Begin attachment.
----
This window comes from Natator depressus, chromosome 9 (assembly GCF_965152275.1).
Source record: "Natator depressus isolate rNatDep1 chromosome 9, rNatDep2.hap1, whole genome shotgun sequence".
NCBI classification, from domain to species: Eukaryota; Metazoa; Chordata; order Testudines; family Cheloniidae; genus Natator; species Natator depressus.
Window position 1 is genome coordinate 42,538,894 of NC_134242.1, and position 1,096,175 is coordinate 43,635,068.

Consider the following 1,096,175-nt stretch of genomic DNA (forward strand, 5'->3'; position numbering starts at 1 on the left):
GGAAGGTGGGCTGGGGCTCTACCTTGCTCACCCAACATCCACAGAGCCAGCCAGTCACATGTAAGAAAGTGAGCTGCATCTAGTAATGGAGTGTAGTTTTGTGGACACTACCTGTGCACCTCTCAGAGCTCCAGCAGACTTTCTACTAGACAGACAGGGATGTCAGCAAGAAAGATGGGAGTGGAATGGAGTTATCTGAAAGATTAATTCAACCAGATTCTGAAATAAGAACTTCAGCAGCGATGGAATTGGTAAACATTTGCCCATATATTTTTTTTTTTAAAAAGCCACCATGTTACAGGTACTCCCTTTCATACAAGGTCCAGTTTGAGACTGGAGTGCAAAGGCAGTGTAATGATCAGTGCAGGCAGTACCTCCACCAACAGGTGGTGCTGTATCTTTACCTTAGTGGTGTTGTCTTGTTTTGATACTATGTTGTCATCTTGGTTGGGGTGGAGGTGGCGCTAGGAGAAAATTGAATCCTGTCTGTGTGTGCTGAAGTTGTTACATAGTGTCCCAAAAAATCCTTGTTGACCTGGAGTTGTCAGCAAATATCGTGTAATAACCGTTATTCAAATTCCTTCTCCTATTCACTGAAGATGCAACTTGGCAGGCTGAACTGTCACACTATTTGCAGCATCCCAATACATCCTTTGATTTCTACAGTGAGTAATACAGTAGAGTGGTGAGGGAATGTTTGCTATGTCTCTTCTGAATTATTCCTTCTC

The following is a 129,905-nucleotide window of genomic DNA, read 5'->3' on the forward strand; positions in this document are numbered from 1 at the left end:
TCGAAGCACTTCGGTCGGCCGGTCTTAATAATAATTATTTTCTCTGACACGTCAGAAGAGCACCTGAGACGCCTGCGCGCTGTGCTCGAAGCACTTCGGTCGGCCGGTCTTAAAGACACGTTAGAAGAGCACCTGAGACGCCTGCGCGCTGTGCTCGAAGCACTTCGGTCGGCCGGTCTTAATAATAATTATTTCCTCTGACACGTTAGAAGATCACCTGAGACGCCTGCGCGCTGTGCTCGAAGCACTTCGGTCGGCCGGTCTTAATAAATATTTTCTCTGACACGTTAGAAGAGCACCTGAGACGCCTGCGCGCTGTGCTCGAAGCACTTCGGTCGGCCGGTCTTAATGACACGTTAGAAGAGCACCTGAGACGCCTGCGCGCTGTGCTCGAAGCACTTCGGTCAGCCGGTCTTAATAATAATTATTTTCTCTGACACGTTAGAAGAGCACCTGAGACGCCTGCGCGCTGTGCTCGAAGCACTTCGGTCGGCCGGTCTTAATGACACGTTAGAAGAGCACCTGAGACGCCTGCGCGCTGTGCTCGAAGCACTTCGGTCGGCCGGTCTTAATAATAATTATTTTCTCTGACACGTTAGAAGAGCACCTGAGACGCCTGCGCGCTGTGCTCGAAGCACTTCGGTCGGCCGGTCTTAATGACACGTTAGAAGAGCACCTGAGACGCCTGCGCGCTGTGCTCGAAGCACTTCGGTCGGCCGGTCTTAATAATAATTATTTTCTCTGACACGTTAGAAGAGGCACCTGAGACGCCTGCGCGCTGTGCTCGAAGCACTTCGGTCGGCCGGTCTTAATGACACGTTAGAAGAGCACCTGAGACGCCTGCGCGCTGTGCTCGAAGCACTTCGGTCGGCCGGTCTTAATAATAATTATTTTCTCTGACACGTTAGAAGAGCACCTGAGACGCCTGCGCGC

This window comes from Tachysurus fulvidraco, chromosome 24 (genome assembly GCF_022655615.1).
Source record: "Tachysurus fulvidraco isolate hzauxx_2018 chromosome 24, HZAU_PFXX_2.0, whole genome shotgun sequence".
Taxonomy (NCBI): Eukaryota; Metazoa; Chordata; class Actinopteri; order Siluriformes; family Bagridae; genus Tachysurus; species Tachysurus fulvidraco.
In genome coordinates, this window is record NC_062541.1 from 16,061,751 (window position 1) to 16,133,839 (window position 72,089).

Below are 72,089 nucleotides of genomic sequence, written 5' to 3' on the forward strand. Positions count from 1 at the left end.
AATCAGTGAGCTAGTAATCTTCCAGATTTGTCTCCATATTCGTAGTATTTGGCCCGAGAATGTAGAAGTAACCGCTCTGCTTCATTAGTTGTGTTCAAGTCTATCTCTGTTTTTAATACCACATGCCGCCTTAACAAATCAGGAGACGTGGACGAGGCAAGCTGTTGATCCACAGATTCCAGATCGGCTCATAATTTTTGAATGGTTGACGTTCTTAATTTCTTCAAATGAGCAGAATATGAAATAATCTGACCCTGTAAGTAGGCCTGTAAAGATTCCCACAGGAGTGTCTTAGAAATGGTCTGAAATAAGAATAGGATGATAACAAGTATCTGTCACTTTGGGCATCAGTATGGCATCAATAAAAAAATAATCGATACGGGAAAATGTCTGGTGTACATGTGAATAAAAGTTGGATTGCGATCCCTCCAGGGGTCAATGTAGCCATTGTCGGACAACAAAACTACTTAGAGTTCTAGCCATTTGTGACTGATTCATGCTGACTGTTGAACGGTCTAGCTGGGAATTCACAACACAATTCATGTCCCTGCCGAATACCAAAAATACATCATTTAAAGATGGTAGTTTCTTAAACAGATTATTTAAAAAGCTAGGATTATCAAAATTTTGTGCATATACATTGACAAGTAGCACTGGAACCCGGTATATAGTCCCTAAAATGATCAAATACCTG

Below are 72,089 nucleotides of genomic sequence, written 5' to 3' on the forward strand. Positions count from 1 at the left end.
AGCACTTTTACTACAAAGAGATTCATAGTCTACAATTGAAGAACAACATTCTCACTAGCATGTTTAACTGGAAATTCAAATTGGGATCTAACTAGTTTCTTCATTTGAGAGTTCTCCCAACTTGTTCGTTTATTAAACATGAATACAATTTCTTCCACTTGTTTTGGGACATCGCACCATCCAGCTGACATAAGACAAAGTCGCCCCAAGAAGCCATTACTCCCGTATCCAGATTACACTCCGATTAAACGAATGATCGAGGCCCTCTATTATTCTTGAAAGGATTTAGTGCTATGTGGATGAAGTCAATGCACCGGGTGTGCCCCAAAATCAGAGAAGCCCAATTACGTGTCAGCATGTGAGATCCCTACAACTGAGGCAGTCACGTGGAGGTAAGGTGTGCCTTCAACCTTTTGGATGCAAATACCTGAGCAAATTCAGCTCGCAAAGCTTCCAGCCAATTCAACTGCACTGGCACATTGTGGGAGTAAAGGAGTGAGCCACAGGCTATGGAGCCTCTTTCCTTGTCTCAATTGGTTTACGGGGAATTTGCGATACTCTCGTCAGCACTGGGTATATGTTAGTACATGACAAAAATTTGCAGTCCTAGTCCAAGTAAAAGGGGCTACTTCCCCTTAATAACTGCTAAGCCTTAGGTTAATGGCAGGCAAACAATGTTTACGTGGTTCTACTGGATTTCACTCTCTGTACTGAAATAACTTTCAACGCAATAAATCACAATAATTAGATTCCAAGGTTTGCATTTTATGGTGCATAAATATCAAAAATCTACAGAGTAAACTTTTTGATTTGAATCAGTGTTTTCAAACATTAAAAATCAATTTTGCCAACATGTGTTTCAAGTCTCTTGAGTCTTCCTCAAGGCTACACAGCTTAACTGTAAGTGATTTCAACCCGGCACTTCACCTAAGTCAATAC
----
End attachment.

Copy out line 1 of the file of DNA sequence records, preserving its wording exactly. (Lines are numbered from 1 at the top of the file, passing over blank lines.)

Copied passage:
This window comes from Natator depressus, chromosome 9 (assembly GCF_965152275.1).